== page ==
Sensitive teeth are an issue for many adults. It’s the sudden, sharp flash of pain when teeth are exposed to air, cold, sweet, acidic or hot foods. It’s the discomfort while brushing teeth, either due to the friction or the cold water of rinsing, or the flashes of pain and weird sensations while flossing teeth. Children are also prone to tooth sensitivity, and it can be harder to diagnose and treat.

What dentists call “dentin hypersensitivity” can be temporary or a chronic problem, and it can affect one tooth, several teeth, or all the teeth in a single child. There are different causes of tooth sensitivity, but in most cases, it’s easily treated with a change in the child’s oral hygiene regimen.

What Causes Tooth Sensitivity?

Some people naturally have more sensitive teeth than others because their teeth have thinner enamel. Enamel is the outer layer of the tooth that’s there to protect the sensitive inner parts. Sensitive teeth are often the result of worn-down tooth enamel, which can happen when the child’s teeth are brushed too hard, too stiff a toothbrush is used, or the child’s diet is too heavy in acidic foods and beverages. In some cases, the enamel is worn down because the child grinds his or her teeth in the night. (If this is the case, seek advice from a pediatric dentist.) Additionally, the enamel is often thin when teeth first appear, so younger children with new teeth are susceptible to sensitivity.

What Can Parents Do About Tooth Sensitivity?

One option is to use toothpaste specifically made for sensitive teeth, though you should always consult with a dentist before allowing a child under age 12 to use a desensitizing product. If it’s the toothpaste causing the discomfort, switch to an unflavored toothpaste or use a clean washcloth or piece of gauze to gently wipe your child’s sensitive teeth. Have the child avoid too-hot or too-cold beverages and food, and cut down on acidic foods such as fruit juices, or beverages that can harm enamel, such as carbonated soft drinks.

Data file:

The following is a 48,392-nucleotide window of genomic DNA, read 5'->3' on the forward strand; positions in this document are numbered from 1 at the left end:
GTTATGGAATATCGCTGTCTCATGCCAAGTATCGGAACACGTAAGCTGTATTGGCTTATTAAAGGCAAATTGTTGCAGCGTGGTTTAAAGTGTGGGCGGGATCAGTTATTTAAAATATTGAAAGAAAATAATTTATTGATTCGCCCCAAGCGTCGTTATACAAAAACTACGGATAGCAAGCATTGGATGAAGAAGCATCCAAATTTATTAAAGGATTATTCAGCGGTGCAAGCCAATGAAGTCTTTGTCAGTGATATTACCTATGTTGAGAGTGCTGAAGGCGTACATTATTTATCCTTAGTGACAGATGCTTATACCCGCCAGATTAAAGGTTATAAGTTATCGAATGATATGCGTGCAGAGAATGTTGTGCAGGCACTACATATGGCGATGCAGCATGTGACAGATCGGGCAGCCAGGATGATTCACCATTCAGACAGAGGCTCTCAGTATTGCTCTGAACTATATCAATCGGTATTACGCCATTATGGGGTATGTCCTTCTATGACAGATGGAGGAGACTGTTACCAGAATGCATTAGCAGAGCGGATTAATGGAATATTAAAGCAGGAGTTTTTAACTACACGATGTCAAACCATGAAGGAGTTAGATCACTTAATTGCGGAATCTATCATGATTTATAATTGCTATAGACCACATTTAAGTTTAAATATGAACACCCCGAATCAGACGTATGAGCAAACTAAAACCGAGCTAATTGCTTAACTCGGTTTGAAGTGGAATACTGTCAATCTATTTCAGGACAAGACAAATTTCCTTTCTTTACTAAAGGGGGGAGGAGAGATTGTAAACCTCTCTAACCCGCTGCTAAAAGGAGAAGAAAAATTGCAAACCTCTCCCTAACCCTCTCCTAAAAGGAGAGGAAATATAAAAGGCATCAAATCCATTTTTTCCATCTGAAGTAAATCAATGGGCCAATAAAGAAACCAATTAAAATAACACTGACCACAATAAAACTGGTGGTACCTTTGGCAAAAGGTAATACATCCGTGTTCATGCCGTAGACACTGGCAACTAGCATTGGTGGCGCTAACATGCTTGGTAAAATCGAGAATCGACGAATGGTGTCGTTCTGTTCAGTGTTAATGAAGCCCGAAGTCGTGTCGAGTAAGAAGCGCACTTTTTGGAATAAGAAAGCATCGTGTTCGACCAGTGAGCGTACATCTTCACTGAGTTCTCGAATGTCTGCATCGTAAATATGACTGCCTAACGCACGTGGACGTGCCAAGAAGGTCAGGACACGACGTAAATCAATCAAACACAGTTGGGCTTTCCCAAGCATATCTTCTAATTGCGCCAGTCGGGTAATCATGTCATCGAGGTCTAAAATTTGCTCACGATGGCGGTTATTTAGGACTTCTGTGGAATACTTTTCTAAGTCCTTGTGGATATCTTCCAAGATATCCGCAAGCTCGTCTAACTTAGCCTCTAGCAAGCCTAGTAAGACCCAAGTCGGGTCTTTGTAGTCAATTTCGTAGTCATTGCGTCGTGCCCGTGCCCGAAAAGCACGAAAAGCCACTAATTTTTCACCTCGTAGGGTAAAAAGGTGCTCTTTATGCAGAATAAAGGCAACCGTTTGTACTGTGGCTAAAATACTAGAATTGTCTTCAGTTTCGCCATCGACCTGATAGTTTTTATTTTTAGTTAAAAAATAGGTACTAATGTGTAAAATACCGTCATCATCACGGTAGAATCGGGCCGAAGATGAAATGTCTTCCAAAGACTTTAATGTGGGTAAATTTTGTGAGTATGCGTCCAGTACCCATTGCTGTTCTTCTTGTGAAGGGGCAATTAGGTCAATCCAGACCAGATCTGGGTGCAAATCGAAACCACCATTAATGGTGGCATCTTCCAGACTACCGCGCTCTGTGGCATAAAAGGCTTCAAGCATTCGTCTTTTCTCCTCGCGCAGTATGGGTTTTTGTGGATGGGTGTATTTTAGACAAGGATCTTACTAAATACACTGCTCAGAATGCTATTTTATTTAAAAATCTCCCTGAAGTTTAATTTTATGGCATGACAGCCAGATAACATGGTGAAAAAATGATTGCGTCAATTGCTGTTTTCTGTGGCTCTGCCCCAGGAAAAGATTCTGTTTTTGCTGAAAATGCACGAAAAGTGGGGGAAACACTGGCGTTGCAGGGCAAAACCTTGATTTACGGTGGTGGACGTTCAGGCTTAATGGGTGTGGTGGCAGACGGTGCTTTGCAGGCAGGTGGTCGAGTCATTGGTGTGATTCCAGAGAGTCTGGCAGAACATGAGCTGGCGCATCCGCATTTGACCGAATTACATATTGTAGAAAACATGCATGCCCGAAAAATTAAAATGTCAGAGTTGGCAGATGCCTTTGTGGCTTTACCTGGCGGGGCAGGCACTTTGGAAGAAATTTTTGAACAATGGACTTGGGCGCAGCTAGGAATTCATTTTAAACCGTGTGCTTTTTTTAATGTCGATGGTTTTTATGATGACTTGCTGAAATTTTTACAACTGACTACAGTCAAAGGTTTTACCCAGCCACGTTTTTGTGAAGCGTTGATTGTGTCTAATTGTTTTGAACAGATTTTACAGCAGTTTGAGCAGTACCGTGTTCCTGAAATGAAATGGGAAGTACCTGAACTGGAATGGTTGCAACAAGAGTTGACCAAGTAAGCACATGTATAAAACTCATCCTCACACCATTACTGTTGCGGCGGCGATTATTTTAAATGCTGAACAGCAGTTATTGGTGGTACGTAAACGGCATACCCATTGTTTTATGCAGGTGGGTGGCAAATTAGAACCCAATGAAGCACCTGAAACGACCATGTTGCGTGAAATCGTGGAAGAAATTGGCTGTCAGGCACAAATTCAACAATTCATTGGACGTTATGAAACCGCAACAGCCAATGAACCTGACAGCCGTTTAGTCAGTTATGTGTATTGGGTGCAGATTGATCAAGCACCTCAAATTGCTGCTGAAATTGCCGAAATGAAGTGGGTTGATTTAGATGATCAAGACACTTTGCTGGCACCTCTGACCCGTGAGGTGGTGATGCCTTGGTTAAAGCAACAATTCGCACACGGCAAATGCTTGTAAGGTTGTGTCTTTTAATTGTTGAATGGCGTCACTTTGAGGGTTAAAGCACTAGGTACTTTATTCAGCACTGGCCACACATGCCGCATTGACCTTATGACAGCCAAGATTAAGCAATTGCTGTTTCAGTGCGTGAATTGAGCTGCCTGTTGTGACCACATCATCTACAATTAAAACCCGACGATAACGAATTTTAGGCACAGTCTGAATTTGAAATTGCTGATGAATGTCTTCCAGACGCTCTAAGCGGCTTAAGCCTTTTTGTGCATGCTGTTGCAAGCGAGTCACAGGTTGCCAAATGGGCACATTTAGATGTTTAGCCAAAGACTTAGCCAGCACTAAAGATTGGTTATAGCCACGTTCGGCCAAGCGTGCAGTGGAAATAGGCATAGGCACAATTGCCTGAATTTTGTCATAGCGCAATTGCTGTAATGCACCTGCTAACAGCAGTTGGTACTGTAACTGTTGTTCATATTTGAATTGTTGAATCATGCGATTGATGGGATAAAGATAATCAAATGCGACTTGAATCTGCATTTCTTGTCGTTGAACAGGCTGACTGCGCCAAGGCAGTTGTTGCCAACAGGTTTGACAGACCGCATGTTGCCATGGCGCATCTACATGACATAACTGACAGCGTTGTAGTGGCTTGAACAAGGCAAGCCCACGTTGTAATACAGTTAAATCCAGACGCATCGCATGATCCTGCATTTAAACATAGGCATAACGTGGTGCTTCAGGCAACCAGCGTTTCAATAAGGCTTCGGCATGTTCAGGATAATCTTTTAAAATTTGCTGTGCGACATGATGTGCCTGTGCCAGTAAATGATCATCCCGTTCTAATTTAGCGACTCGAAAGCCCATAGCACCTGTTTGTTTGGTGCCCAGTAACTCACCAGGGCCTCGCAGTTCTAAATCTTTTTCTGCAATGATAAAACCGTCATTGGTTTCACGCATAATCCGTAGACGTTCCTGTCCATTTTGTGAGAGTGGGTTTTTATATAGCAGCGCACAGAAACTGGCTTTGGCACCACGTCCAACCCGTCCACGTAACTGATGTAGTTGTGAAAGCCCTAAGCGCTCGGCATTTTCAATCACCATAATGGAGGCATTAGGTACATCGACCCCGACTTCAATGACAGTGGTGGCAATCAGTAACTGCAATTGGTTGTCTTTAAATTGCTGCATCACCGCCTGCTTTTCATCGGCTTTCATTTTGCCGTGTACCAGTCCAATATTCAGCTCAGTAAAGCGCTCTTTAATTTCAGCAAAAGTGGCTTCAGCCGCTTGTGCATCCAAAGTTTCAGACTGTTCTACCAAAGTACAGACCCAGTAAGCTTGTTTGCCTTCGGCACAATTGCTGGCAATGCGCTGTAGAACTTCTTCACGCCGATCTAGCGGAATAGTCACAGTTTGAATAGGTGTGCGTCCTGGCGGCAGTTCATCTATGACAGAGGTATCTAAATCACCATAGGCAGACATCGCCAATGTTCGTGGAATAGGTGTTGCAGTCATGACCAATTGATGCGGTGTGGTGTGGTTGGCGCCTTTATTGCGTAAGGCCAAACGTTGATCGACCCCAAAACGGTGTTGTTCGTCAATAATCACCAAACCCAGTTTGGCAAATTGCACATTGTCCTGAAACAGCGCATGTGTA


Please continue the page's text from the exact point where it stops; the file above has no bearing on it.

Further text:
In addition, many children are using toothbrushes that are too hard for them. Soft toothbrushes are the most effective for cleaning children’s teeth, with extra-soft preferred for younger children. Gentle care will keep your child’s teeth clean and avoid wearing off critical tooth enamel.

Consult with a Pediatric Dentist

Pediatric dentists are the professionals of choice for parents today, as they are especially skilled and equipped to understand children’s dental needs and respond to issues such as tooth sensitivity. In Connecticut, pediatric dentists like CT Pediatric Dentistry can ensure that children’s dental needs are met and the procedures are comfortable and calming. To contact CT Pediatric Dentistry, call 860-523-4213 in West Hartford; 860-456-0506 in North Windham; or 860-673-3900 in Unionville, or visit our web site.